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The Case of the Week for November 22, 1999

Sue Galloway. Sue will be the case of the week for a few weeks (as has been the norm lately). You will be finding out what happens as we do.

First, a little background . . .

We are all subject to the effect of sunlight on our skin and we are being constant reminded that we should be careful not to "overdo" our exposure. The same is true of our pets. In particular white cats and cats with lots of white on their faces appear to have a high rate of sunlight induced cancer. The most common locations for the development of the tumors is by the nose and on the tips of the ear. These tumors are usually some variation of tumors of the skin. The are commonly "malignant" but don't usually spread through the blood or lymphatics early. Since the places where they occur are "out in the open" they are commonly detected before they have "spread". The do tend to extend beyond the visible borders so it is necesssary to take a "wide margin" to have a good chance of "cure". When it occurs adjacent to nostril we do usually remove the whole nose. While we hate to have to do such a thing we like being able to have the chance to cure a potentially fatal form of cancer. This is what Sue's nose looks like a year and a half after the surgery. We have been very pleased with this result.

However, at the time that we did the surgery on Sue's nose we allso biopsied an abnormal ear margin. The pathology on the ear tissue came back as being inflammation . . . not "cancer". The spots continued to look strange so we biopsied them again about 3 months later with the same result. We treated the spots as inflammatory problems and did seem to have a good response. The owners brought her back around the first of Novemeber with both ear margins very inflammed and thickened. We started treatment with antibiotics and saw some improvement but the margins of the ear remained thickened. We are now faced with the possibility of a tumor being present in both ears. We might still be able to remove the tumors though we might have to be lucky for the tumors not to have "spread" by now.


We did go ahead and biopsied the margins of the ear again on 11-22. It will take about 5 days to get the results of the biopsy. On 11-28 we got the lab report and the news is not what we wanted. The irratation of the ear did indeed turn out to be squamous cell carcinoma. The ears were operated on on Monday, 11-29. I'll have pictures up in the next few days. I was as aggressive as possible with the surgery without removing the ear canal.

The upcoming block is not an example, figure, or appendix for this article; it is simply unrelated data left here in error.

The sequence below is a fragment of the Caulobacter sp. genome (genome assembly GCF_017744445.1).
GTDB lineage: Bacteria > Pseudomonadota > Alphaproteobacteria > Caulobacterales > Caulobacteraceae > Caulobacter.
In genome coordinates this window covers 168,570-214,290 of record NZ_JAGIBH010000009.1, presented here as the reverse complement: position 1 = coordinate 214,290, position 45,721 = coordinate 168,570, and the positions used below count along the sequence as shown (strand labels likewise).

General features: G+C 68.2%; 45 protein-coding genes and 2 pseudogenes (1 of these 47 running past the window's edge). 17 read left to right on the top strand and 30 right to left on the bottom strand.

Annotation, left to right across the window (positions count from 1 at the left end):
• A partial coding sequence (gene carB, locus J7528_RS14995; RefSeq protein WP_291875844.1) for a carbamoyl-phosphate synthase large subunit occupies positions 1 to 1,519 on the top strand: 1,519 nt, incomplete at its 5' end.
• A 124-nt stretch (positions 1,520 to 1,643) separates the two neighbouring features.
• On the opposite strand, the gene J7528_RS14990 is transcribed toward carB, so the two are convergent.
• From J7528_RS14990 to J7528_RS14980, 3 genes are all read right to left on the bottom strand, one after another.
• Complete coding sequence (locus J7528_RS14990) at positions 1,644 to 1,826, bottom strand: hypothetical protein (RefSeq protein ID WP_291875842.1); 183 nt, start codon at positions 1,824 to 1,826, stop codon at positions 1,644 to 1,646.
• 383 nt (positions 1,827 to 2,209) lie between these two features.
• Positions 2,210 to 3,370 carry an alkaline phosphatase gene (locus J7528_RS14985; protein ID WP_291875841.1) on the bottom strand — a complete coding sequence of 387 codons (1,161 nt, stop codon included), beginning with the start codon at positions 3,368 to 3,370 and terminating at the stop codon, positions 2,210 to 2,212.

We are certainly not certain that we have gotten this problem resolved. However, Sue is having a little time away from the surgery table and is enjoying a good time. In this picture you can see that she has had some time to regrow hair and, despite what we might really like, spends her days sitting in the sun! We know that this might not be the best thing for the surgical site but we also know that she love the time she spend lounging around. Angie is holding her for this picture.






Now this is a terrible picture of Mrs. Galloway but the most important thing of all is that Mrs. Galloway and Sue are able to enjoy each other every day. Sue couldn't ask to have a better owner when it comes to treatment or complience with our requests. We hate the fact that if we had been more aggressive early in the case we might have been able to do a better job of eliminating the cancer. We made the best decisions we knew to make but in the end we KNOW that we should have removed the tumor fromthe ear earlier. It's called monday morning quarterbacking but it's still the truth.


This is Sue in March of 2000. We are still watching with crossed fingers.

We saw Sue again in late April. I'm not sure but I think we are still not "cured" of the cancer in the ears. The problem is very minimal in appearance . . . more like a mild ear infection. However, given our experience with Sue we believe that eventually this problem will spread. We are currently debating whether to put her through more surgery.

Sue seems very happy and well adjusted at this time for which we are very thankful!

In Medicine, perhaps more important to me in Veterinary Medicine, it is a "Law" that we ALWAYS lose in the end. None of us or our pets are immortal. We lost a good friend in the fall of 2000 as Sue finally worsened and with great difficulty euthanasia was chosen rather than allowing her to suffer greatly. Her case will be one that I believe will always affect how I approach cases like hers. We miss her and miss seeing Mr. and Mrs. Galloway, her loving owners.

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